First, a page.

from the District Court of Ward County, North Central
Judicial District, the Honorable Todd L. Cresap, Judge.
K. Schell, Assistant State's Attorney, Minot, N.D., for
plaintiff and appellee.
R. Craig, Minot, N.D., for defendant and appellant.
1] Floyd Hyde appeals a criminal judgment after entering a
conditional plea of guilty to three drug charges. In his
plea, Hyde reserved his right to appeal the district
court's denial of his motion to suppress evidence. Hyde
argues the district court erred in finding the warrantless
entry of his home fell within the emergency exception to the
warrant requirement. We reverse and remand to allow him to
withdraw his plea.
2] Two Ward County deputies entered Hyde's residence in
response to a report that he may be suicidal. At the time of
their warrantless entry into Hyde's residence, the
information available to the deputies included the following
facts, about which there are no material conflicts in
testimony. At 8:41 a.m. on May 13, 2015, Hyde's brother
called the Ward County Sheriff's Department. He called
the non-emergency dispatch line rather than 911. A dispatch
log summarized the call as reporting that Hyde had "been
calling his mother crying with suicidal ideations." The
dispatch log also noted that Hyde's calls to his mother
occurred "last night about a quarter to 01:00 hrs."
The dispatcher recorded the request for a welfare check as
"Status: Routine, Priority: Low." Deputy Olson
testified as follows about the information she received from
A What I remember is dispatch advising us that there was a
welfare check, asked for welfare check. Brother called in for
a welfare check and he had called his mother numerous times
that night and had made suicidal comments.
Q Okay. In relationship to, I guess, the circumstances,
though, there was no sort of direct quote from Mr. Hyde
saying he per se was going to kill himself or anything like
that that was relayed from dispatch to you, correct? It was
just general sort of suicidal comments?
Q And there was no, nothing was relayed to you from dispatch
that any sort of suicide was imminent such as Mr. Hyde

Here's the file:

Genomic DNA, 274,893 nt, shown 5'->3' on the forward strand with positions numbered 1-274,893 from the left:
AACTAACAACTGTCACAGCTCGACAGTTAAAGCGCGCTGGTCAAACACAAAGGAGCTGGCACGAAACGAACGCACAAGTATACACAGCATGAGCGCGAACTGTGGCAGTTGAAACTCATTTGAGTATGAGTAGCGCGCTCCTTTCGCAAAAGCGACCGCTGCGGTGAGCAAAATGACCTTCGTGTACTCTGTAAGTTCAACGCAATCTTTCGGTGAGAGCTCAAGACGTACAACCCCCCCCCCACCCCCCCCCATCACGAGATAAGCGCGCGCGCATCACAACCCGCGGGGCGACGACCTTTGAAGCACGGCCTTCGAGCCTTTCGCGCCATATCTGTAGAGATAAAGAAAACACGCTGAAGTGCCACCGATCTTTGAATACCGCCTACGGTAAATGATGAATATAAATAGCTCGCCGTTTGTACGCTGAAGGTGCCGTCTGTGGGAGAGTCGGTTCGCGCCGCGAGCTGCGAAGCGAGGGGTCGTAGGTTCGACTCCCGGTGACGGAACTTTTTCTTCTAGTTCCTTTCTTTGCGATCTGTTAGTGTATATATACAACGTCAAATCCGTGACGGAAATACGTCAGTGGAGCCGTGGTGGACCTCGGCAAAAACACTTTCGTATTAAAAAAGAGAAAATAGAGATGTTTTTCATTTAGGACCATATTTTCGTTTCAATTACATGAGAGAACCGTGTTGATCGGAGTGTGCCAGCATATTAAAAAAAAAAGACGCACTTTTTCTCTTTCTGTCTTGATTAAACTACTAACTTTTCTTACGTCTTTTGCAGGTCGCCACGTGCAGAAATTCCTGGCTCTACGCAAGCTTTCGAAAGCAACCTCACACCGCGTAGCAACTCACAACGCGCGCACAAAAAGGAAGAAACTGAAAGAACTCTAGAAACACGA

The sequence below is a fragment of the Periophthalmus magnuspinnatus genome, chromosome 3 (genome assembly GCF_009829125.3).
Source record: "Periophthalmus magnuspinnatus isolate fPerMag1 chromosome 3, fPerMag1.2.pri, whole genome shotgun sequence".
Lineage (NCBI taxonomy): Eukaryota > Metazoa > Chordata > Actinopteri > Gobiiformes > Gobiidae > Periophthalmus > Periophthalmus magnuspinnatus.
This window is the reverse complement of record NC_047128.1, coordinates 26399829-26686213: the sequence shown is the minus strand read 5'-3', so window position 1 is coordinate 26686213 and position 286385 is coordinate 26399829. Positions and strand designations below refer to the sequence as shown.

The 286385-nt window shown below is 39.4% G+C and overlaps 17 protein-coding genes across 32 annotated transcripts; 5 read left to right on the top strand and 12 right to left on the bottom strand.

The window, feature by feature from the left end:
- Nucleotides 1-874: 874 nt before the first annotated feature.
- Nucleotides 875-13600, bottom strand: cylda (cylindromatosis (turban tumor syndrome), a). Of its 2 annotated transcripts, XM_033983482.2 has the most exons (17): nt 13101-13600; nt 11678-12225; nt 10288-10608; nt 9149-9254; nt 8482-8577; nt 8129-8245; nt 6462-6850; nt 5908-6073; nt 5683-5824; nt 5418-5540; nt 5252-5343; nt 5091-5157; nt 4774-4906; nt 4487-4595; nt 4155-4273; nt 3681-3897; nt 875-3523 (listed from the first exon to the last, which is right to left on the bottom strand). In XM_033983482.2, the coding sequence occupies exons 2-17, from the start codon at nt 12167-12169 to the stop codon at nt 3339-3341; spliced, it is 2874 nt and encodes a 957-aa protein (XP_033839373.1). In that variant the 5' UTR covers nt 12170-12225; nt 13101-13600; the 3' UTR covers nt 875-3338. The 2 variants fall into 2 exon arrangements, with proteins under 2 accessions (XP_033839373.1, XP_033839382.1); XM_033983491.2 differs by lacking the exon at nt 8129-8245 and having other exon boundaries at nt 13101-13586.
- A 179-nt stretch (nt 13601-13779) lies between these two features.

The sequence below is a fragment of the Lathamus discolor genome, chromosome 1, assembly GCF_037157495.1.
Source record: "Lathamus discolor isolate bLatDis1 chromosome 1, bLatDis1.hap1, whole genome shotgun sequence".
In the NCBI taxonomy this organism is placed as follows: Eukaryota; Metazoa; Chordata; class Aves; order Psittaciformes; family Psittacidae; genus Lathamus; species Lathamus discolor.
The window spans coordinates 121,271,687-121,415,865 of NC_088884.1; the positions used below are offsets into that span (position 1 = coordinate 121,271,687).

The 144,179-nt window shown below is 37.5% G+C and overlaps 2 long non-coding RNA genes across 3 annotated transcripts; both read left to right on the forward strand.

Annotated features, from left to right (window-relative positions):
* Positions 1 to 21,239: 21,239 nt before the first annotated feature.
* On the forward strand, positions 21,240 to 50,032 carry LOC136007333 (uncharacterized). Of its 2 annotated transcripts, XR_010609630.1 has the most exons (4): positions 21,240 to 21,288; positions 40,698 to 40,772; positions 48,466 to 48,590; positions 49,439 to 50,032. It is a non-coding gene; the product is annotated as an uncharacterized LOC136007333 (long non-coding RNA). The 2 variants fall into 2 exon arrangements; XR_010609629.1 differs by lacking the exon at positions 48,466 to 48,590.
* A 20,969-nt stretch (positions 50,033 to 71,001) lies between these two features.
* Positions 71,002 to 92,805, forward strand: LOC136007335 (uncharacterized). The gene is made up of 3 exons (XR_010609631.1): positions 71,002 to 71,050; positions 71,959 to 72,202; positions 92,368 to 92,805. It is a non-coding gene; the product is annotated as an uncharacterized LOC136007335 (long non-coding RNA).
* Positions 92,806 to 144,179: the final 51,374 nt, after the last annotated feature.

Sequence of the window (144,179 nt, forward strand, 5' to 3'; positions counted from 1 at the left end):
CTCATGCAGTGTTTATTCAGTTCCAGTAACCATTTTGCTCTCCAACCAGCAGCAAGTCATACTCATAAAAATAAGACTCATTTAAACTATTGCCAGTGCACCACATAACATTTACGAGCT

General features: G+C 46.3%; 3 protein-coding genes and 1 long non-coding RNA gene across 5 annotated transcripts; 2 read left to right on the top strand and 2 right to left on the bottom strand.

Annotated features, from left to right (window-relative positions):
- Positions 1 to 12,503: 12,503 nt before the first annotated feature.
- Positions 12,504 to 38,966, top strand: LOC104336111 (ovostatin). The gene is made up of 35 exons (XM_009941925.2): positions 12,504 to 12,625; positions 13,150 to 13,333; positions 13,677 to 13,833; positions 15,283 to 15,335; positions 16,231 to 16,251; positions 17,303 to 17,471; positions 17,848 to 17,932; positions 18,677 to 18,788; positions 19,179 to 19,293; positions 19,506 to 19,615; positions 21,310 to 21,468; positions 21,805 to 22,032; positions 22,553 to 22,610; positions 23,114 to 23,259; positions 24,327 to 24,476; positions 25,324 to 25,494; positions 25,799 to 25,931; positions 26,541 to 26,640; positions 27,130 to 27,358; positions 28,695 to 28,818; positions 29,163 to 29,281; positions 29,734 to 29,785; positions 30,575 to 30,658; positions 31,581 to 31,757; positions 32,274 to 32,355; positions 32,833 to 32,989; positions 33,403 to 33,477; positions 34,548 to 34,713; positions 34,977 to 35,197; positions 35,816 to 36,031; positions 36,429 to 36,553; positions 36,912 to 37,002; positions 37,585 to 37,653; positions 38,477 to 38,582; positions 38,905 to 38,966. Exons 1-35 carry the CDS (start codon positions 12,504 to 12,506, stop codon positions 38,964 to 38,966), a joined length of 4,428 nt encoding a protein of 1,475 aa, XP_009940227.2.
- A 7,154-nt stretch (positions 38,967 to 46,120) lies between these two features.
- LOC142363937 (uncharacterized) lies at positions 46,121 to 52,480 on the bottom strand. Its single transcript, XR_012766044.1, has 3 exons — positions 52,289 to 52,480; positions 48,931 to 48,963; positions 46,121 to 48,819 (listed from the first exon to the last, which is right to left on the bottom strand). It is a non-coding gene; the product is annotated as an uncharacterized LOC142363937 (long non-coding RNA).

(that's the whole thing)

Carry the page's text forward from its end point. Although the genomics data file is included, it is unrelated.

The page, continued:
standing on a ledge, sitting there with a gun to his head, or
anything of that nature?
A No, sir.
3] Deputy Olson testified that when she and another deputy
arrived at Hyde's residence, she initially spoke to the
landlord. The landlord told her that he had seen Hyde the
night before. The landlord gave the deputies no indication
that Hyde had shown any signs of distress. He went on to say
that if a gold SUV was in the driveway, Hyde was probably
home. The SUV was parked in the driveway. The landlord also
said he believed Hyde was asleep. Starting at 10:20 a.m., the
deputies began knocking on the door. After approximately nine
minutes of knocking repeatedly without an answer, the
deputies entered Hyde's residence through the unlocked
4] Upon entering the residence, the deputies checked the
living room and two bedrooms for Hyde. In the first bedroom,
the deputies did not see Hyde, but they did see a marijuana
plant on the floor. The deputies located Hyde asleep in the
second bedroom. One deputy shook Hyde to wake him. To the
deputy, Hyde seemed very groggy. Hyde told the deputies that
he had taken a sleeping pill the night before. The deputy
inquired into Hyde's mental health. Hyde acknowledged
that he was having a rough time, but he was not suicidal and
would be okay. The deputy advised Hyde that she needed to
confiscate the marijuana plant she saw in the first bedroom.
Hyde agreed and told her she could have all of the plants.
Hyde then showed the deputy where he had additional marijuana
plants. Based on the information obtained during the initial
warrantless entry, a search warrant was obtained. The
deputies' search of Hyde's home yielded bagged
marijuana, thirty-five marijuana plants, and marijuana
5] Hyde was charged with manufacturing marijuana, possession
of drug paraphernalia, and possession of a controlled
substance. Hyde brought a motion to suppress the evidence
found after the deputies entered his residence without a
warrant. The district court denied the motion. Hyde entered a
conditional plea of guilty on the charges. On appeal, Hyde
argues the district court erred in denying his motion to
suppress, because the deputies did ...